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WITH MORNING HEARTS

Year: 2001

Classification: Exempt - Ronin Recommends: G

Runtime: 110 min

Produced In: Australia

Directed By: David MacDougall

Produced By: David MacDougall

Language: English subtitles

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This film focuses on a group of twelve-year-olds during their first year in one of the "houses" for new boys. The film concerns their attachment to the house but, more importantly, their attachment to one another in a communal life. It follows, in particular, the experiences of one boy and several of his close associates, from their initial homesickness, to their life as members of the group, to their separation from the house at the end of the year. The title is taken from a school prayer:

Call us up with morning faces
And with morning hearts,
Eager to labour, eager to be happy
If happiness shall be our portion,
And if the day be marked for sorrow,
Strong to endure it.

"Brings the viewer into the intimate world of adolescent boys from a variety of backgrounds, discovering and constructing themselves as they are being trained to become the future leaders of India. This is an extraordinary film for understanding how young men are being formed in everyday cultural practices and social aesthetics that reflect contemporary India as well as its colonial past. Made with extraordinary insight, sensitivity, and understated humour, this exquisitely made film - created by one of the leading figures in ethnographic documentary - is of great value for those hoping to communicate everyday realities about India, about education, about masculinity, and about film itself." - Professor Faye Ginsburg, Director of the Center for Media, Culture, and History, New York University.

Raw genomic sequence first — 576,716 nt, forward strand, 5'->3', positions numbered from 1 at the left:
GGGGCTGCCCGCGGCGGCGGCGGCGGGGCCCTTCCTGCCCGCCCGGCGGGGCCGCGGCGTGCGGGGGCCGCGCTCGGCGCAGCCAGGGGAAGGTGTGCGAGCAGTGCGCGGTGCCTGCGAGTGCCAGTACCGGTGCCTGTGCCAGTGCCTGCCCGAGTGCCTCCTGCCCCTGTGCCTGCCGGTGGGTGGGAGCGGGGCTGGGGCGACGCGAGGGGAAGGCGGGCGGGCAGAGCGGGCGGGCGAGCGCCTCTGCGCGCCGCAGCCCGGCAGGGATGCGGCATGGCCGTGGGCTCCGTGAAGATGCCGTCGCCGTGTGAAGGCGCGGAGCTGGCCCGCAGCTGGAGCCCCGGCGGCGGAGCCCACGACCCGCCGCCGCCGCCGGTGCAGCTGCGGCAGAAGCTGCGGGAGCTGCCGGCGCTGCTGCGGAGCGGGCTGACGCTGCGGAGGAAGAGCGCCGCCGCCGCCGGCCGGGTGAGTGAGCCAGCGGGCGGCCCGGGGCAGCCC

"Without doubt the Doon Project will provide plentiful material for discussion of such matters as the place of such a school in a democratic society; the acculturation of children; identity in its old sense versus 'identity' in its new sense of national or cultural conformism; how an elite perpetuates its values; or, at a more experiential level, how we may each position ourselves in relation to the machineries of social constraint. Nevertheless, simply to call these anthropological films would, while true, be a little like calling [Chinua Achebe's] Things Fall Apart an anthropological novel. They are major contributions to our screen culture, and deserve to be seen well beyond the confines of the discipline." - Dai Vaughan, Visual Anthropology.

ALSO AVAILABLE FROM RONIN FILMS IN THE DOON SCHOOL QUINTET

PART 1 - DOON SCHOOL CHRONICLES
PART 3 - KARAM IN JAIPUR
PART 4 - THE NEW BOYS
PART 5 - THE AGE OF REASON

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